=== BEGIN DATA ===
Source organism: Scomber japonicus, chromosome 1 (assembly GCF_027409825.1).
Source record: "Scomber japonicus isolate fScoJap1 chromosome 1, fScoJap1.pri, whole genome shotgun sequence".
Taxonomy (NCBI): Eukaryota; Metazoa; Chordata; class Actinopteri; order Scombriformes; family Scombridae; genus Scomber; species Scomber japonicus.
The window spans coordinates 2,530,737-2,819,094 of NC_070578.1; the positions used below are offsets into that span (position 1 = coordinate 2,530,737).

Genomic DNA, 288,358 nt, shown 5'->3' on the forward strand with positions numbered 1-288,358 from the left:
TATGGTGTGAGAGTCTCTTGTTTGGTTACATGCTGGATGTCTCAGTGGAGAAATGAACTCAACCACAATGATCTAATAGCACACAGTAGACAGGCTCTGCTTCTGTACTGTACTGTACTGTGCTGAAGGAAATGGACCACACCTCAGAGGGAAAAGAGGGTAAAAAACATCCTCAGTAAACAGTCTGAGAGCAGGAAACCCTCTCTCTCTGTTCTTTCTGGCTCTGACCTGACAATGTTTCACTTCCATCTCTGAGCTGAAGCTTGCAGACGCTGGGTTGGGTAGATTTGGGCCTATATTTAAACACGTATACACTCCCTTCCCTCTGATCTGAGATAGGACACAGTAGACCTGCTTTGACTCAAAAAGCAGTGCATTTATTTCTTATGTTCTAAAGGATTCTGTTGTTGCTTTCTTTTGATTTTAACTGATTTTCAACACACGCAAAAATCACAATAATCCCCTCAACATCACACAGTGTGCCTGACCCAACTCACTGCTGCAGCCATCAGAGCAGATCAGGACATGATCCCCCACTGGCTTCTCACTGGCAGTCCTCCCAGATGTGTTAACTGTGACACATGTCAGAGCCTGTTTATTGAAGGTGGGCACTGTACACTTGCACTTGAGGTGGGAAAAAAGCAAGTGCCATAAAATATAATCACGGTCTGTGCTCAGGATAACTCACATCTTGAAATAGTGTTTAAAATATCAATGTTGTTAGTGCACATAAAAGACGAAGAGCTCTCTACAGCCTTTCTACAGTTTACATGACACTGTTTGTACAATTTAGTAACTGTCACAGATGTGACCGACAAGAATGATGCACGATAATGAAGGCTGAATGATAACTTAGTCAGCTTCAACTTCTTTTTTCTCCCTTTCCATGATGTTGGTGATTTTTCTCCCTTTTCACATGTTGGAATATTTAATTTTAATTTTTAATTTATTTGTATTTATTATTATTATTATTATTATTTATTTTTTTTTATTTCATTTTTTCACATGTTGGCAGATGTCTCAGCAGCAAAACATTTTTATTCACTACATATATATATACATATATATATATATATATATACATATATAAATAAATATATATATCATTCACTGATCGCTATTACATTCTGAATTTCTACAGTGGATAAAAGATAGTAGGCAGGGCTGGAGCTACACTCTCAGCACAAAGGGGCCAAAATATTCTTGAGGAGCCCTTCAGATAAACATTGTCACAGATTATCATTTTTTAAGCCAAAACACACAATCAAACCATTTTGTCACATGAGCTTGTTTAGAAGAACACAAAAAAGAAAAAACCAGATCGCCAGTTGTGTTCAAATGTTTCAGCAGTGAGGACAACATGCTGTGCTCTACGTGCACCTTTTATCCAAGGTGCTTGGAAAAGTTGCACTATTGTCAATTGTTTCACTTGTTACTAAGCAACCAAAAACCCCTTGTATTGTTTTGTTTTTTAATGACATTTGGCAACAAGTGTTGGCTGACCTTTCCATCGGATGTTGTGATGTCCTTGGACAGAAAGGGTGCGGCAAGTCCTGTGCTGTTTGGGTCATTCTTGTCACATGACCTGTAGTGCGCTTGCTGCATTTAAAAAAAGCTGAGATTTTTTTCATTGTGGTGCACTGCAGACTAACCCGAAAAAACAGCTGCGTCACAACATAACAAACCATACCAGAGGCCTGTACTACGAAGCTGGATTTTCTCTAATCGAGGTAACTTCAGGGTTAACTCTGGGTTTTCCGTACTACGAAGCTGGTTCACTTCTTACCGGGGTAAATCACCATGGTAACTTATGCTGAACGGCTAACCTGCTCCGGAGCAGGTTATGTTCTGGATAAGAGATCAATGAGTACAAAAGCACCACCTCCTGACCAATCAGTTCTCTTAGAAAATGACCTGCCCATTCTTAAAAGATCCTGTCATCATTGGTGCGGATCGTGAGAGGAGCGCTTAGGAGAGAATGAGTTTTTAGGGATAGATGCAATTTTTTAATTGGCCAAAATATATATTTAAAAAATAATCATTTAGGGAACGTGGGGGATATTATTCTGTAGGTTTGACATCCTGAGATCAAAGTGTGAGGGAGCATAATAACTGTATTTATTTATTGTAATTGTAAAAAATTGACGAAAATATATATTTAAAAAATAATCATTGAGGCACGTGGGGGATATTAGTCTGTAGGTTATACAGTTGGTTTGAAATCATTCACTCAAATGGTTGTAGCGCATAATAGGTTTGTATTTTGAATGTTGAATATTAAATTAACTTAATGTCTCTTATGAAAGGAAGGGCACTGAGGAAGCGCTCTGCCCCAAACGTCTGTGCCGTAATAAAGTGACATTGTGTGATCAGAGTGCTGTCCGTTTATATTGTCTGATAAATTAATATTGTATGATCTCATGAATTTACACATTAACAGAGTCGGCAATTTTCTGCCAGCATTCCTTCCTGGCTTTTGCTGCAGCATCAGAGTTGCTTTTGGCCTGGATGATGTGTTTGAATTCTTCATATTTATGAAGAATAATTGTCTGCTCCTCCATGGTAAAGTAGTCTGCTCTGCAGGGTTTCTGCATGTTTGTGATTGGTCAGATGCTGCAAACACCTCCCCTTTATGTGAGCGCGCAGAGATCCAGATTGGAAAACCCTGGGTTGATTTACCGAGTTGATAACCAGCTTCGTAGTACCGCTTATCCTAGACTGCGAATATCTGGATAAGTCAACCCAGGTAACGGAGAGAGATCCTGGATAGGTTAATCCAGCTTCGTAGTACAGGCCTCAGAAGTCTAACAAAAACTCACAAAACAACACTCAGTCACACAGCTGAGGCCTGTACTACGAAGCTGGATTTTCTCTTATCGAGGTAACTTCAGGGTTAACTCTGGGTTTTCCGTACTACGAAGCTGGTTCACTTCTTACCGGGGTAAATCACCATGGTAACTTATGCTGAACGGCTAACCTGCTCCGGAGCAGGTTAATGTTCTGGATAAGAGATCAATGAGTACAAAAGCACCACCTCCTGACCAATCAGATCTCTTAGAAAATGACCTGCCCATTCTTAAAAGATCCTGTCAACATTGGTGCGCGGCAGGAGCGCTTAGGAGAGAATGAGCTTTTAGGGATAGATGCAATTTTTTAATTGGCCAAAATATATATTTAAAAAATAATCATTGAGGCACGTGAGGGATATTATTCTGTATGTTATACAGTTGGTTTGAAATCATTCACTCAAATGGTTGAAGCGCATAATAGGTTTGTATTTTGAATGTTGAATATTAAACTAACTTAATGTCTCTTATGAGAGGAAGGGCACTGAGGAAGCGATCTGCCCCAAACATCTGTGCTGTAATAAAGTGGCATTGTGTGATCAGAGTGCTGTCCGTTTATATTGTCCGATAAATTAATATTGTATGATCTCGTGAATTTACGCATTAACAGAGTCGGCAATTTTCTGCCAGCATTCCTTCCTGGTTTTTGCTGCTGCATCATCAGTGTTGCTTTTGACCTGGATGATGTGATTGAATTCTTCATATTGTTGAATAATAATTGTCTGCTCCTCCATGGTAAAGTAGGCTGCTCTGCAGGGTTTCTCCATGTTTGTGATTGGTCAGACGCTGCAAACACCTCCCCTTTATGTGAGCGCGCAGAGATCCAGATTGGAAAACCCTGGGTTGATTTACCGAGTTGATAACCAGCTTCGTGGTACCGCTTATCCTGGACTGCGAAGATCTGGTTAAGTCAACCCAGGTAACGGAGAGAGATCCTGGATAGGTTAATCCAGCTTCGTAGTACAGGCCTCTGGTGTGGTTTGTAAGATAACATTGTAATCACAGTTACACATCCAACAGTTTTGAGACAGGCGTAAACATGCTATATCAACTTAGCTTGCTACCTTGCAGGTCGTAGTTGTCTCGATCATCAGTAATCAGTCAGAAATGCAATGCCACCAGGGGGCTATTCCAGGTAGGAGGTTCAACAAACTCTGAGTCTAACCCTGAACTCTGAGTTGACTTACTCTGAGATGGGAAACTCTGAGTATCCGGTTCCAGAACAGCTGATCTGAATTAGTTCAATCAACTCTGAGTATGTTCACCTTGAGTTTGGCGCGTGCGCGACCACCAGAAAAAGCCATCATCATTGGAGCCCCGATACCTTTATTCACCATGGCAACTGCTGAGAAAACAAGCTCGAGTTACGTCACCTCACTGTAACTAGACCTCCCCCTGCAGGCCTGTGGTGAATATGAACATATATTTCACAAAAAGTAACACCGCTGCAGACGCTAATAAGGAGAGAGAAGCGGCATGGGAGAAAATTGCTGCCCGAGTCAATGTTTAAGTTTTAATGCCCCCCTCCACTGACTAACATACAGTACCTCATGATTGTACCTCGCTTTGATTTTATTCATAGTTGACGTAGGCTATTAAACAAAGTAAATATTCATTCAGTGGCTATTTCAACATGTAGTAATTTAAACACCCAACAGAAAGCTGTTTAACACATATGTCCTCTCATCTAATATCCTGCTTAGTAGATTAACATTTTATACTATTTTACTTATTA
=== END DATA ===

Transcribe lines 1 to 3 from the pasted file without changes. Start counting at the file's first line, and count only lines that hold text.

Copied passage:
Source organism: Scomber japonicus, chromosome 1 (assembly GCF_027409825.1).
Source record: "Scomber japonicus isolate fScoJap1 chromosome 1, fScoJap1.pri, whole genome shotgun sequence".
Taxonomy (NCBI): Eukaryota; Metazoa; Chordata; class Actinopteri; order Scombriformes; family Scombridae; genus Scomber; species Scomber japonicus.